In 1985, on the 30th anniversary of the National People's Army (NVA), an aerial photo of Cape Arkona with the bunker construction site in the background was shown in the photo book "Soldiers of the People" and the bunker thus exposed ( exposed means that the location of the bunker was made public) . It is not clear how the picture got into the illustrated book, but it was withdrawn from circulation three days after it was published. A later new edition of the illustrated book no longer contained the aerial photo.

From 1986, 50 to 70 soldiers of the People's Navy did their duty here three to four times a year as part of fleet maneuvers for two to three days. The standard workforce was four. On October 3, 1990, the day of German reunification , the plant was shut down.

The bunkers were acquired by the Putgarten community and gradually renovated. The Arkona bunker now houses an art gallery and the NVA bunker an exhibition with former bunker furnishings and a photo series about the People's Navy.


There is a large parking lot in front of the Putgarten community, where all cars and buses must be parked. From there you can get to the Cape either on foot (1.8 km), by horse-drawn carriage or by Cape Arkona Railway . The sights can also be easily reached by bike.

The Cape Arkona Railway has been running from Putgarten to Cape Arkona or the fishing village of Vitt since 1993. It doesn't drive - as the name suggests - on rails, but on wheels on normal roads. The towing vehicles, which look like steam locomotives , have been running on environmentally friendly gas engines since 1996 .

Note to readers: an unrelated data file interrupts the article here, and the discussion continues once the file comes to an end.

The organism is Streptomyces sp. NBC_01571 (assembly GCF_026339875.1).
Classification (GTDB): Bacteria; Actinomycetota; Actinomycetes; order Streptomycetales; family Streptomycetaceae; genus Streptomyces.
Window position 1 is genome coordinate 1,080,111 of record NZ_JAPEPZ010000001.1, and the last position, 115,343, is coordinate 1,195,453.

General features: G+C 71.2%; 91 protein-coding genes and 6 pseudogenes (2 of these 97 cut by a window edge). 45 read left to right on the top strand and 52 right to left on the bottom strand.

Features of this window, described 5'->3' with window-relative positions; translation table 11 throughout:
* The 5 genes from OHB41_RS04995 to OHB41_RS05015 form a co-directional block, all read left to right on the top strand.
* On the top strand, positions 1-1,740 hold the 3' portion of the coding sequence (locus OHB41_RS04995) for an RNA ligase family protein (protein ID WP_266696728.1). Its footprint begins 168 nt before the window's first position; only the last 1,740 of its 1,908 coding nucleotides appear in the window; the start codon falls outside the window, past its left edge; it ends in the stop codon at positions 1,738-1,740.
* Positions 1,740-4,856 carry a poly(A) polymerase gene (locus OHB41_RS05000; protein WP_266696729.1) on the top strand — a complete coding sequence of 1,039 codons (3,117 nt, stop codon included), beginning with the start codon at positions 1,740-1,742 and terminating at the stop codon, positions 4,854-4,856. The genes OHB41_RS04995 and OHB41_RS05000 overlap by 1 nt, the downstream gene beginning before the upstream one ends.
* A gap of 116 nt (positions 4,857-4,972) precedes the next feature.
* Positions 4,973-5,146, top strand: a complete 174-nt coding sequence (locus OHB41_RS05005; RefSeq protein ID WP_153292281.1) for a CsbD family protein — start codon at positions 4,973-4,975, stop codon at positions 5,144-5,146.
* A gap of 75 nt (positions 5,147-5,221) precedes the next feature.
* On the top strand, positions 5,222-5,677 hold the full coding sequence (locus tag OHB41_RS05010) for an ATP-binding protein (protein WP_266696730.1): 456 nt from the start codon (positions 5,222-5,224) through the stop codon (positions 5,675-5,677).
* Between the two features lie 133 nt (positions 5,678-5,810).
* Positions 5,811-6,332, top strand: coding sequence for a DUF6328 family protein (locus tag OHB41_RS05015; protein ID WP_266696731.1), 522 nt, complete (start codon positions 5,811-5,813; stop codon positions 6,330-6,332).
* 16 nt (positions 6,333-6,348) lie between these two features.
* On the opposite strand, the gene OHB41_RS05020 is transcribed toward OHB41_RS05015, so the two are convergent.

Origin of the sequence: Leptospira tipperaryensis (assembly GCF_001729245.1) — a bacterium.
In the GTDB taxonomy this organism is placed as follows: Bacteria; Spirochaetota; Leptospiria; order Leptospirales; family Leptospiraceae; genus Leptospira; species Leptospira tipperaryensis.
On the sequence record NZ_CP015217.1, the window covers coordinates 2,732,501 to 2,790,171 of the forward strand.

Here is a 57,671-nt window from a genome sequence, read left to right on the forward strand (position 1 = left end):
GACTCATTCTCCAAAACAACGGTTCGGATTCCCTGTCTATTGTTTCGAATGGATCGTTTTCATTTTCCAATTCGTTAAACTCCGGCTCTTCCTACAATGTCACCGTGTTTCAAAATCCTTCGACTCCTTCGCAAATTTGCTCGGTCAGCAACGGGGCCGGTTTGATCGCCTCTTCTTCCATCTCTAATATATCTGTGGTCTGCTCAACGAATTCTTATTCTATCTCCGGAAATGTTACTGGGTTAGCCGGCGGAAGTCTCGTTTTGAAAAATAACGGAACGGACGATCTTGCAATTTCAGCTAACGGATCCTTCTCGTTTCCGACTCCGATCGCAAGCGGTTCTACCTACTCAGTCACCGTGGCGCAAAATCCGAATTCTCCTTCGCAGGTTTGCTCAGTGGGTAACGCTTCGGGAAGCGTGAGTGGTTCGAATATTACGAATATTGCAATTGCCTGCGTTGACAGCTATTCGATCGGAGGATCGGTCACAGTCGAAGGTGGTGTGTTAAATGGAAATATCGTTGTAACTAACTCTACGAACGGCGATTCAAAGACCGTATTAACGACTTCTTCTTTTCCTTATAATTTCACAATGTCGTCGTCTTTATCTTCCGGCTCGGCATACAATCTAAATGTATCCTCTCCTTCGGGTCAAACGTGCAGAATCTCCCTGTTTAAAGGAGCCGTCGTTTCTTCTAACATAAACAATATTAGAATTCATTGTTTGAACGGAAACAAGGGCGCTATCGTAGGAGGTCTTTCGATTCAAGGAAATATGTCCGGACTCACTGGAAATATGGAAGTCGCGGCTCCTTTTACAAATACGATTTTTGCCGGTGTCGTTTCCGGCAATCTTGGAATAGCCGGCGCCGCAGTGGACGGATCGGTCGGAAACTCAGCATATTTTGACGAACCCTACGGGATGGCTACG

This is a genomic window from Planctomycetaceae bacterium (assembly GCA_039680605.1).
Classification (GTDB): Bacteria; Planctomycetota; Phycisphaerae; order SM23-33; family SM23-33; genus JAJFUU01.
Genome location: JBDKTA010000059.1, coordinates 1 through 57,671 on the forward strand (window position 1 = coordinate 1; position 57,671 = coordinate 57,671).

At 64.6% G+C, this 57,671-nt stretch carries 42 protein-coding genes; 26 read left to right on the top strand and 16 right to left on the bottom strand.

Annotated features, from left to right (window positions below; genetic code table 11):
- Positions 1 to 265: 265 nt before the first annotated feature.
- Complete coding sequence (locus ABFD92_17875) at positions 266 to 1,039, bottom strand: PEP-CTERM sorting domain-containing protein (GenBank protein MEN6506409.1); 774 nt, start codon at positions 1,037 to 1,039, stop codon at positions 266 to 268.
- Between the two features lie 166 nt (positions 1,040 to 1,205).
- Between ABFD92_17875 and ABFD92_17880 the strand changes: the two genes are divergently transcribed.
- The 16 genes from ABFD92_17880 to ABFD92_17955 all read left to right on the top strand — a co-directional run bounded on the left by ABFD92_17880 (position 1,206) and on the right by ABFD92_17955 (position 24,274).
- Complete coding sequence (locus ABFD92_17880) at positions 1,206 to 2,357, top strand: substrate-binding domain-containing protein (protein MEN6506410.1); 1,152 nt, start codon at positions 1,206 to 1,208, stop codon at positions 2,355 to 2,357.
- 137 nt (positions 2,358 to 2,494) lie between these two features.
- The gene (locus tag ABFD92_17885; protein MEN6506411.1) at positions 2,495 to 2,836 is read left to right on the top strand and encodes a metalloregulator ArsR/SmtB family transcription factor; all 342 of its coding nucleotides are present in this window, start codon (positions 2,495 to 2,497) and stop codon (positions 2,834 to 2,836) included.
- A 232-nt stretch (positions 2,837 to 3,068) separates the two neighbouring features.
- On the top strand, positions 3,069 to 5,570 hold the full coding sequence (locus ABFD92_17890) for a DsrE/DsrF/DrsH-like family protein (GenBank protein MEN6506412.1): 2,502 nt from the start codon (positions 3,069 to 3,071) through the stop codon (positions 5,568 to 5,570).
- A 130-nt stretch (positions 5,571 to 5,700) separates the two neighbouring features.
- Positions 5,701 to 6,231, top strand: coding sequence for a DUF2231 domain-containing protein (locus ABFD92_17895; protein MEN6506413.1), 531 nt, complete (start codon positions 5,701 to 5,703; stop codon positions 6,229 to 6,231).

From July to September a ship of the shipping company Adler- Schiff operates three times a week from Binz and Sassnitz to Cape Arkona.


The following ships were on the cliff baptized :

On Christmas Day 2011, there was a major slide of debris directly at Cape Arkona, which buried a ten-year-old girl and seriously injured her mother. The week-long search for the child was abandoned by the search parties on January 8, 2012, before the child's body was found at the foot of the cape on January 31, 2012.


A concert work for wind orchestra, composed by Alfred Bösendorfer and published by Rundel- Verlag in 2002, is entitled Kap Arkona - Eine Piraten-Legende . In addition to the Störtebeker story, the Jaromarsburg is also discussed here.


  • Stefan Best: Secret bunker systems of the GDR. Motorbuch-Verlag, Stuttgart 2003, ISBN 3-613-02332-6 .
  • Peter Feist: The castle wall at Cape Arkona (= the historical place. H. 1 Mecklenburg-Western Pomerania, Rügen ). K-und-K-Kunsthandel, Kai Homilius Verlag Berlin 1995, ISBN 3-931121-00-3 .
  • Günter Krieg: The Arkona area monument . Series of publications by the Wieker Heimatverein e. V. 2001.

Web links

Commons : Kap Arkona  - collection of images, videos and audio files
Wikivoyage: Cape Arkona  - travel guide

Single receipts

  1. Federal Statistical Office (ed.): Statistisches Jahrbuch 2014 , p. 18.
  2. Torsten Kempke: Scandinavian-Slavic contacts on the southern Baltic coast in the 7th to 9th centuries . In: Ole Harck, Christian Lübke (ed.): Between Reric and Bornhöved. The relations between the Danes and their Slavic neighbors from the 9th to the 13th century (= research on the history and culture of Eastern Central Europe, vol. 11), Franz Steiner Verlag, Stuttgart 2000. ISBN 3-515-07671-9 . Pp. 9–22, here p. 14. Recently also on the dating of the Slavic conquest of Rügen: Heike Reimann, Fred Ruchhöft, Cornelia Willich: Rügen im Mittelalter. An interdisciplinary study of medieval settlement on Rügen (= research on the history and culture of Eastern Central Europe, vol. 36), Franz Steiner Verlag, Stuttgart 2011. ISBN 978-3-515-09441-2 . here the chapter The beginnings of the Slavic settlement on Rügen and the oldest traditions of the name of the Rügen Slavs , pp. 42–54.
  3. ^ The Imperial Russian Chronometer Expedition in the Baltic Sea between Pulkowa, Moscow and Warsaw in 1833
  4. . Retrieved December 12, 2018.
This version was added to the list of articles worth reading on September 24, 2006 .